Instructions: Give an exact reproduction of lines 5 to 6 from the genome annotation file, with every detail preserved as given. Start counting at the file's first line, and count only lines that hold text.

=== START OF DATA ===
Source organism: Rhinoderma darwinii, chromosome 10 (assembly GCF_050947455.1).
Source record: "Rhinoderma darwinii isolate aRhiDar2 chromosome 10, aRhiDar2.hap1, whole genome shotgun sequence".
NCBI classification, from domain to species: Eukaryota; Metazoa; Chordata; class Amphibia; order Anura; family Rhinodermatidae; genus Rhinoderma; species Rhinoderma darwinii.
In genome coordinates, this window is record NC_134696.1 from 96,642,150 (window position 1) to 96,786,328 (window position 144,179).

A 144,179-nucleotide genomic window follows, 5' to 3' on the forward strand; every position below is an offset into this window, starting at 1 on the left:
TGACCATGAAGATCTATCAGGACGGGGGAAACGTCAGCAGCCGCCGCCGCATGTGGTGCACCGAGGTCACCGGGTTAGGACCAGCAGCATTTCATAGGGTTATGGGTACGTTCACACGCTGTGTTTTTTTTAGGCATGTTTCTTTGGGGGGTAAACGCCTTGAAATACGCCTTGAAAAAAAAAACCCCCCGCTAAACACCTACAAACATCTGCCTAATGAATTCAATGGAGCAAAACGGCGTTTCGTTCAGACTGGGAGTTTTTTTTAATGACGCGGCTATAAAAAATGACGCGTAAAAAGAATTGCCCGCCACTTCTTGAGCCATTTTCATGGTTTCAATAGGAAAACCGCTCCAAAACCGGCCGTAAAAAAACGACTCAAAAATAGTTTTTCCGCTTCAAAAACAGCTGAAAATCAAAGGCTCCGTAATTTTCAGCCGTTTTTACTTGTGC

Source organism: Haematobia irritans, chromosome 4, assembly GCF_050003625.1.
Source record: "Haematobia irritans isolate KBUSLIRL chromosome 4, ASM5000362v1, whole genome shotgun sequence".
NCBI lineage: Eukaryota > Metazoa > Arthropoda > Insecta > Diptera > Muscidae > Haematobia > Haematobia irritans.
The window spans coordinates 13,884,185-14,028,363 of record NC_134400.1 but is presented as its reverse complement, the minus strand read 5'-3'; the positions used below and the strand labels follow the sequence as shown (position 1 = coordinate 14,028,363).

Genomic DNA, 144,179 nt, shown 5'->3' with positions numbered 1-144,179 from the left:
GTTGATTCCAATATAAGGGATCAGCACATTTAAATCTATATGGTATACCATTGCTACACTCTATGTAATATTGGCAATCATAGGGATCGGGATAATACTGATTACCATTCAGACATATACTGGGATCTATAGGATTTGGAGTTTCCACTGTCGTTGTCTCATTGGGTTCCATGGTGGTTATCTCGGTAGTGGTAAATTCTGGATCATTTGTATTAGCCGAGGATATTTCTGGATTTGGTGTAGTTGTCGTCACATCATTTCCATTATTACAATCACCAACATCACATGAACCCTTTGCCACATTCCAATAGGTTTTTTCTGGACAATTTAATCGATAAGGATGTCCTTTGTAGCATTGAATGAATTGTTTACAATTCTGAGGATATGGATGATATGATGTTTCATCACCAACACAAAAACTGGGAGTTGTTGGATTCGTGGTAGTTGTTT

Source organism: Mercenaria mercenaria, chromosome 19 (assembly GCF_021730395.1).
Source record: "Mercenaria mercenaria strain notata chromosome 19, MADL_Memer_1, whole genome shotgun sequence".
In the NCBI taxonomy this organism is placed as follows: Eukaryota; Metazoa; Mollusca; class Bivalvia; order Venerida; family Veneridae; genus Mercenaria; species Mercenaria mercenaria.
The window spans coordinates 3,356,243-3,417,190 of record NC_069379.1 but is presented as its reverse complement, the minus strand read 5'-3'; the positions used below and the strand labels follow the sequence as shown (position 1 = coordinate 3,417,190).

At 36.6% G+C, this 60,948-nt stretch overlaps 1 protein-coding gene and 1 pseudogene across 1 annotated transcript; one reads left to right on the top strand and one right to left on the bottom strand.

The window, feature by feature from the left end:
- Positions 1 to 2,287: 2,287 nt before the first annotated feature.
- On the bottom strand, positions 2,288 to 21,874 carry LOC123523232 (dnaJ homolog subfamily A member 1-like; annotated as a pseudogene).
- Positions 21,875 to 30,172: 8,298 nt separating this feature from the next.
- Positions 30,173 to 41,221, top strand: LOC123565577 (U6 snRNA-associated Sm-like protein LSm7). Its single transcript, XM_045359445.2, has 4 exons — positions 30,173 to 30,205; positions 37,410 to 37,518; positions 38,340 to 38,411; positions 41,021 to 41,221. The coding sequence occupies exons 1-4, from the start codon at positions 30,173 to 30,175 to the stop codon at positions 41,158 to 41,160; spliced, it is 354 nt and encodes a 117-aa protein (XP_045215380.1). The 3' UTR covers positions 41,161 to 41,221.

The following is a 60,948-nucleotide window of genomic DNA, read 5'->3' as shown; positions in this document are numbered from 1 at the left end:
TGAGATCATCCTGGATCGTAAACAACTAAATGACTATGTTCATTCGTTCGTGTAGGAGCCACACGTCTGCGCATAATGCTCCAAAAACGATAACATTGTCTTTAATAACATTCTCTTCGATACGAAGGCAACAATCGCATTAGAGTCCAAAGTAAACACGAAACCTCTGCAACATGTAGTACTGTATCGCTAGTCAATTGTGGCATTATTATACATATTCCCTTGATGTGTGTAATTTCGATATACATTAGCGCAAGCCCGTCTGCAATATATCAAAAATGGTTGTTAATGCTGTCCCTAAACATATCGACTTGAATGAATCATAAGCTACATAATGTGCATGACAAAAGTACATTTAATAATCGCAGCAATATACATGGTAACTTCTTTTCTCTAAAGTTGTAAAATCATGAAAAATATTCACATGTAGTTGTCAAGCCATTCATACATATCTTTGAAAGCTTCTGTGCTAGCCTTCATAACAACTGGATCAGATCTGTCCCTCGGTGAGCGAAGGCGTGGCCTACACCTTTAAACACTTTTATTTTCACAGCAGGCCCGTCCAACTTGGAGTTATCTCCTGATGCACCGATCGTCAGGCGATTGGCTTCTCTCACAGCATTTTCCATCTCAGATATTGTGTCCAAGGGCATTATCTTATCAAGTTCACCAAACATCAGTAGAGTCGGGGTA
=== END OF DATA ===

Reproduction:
A 144,179-nucleotide genomic window follows, 5' to 3' on the forward strand; every position below is an offset into this window, starting at 1 on the left:
TGACCATGAAGATCTATCAGGACGGGGGAAACGTCAGCAGCCGCCGCCGCATGTGGTGCACCGAGGTCACCGGGTTAGGACCAGCAGCATTTCATAGGGTTATGGGTACGTTCACACGCTGTGTTTTTTTTAGGCATGTTTCTTTGGGGGGTAAACGCCTTGAAATACGCCTTGAAAAAAAAAACCCCCCGCTAAACACCTACAAACATCTGCCTAATGAATTCAATGGAGCAAAACGGCGTTTCGTTCAGACTGGGAGTTTTTTTTAATGACGCGGCTATAAAAAATGACGCGTAAAAAGAATTGCCCGCCACTTCTTGAGCCATTTTCATGGTTTCAATAGGAAAACCGCTCCAAAACCGGCCGTAAAAAAACGACTCAAAAATAGTTTTTCCGCTTCAAAAACAGCTGAAAATCAAAGGCTCCGTAATTTTCAGCCGTTTTTACTTGTGC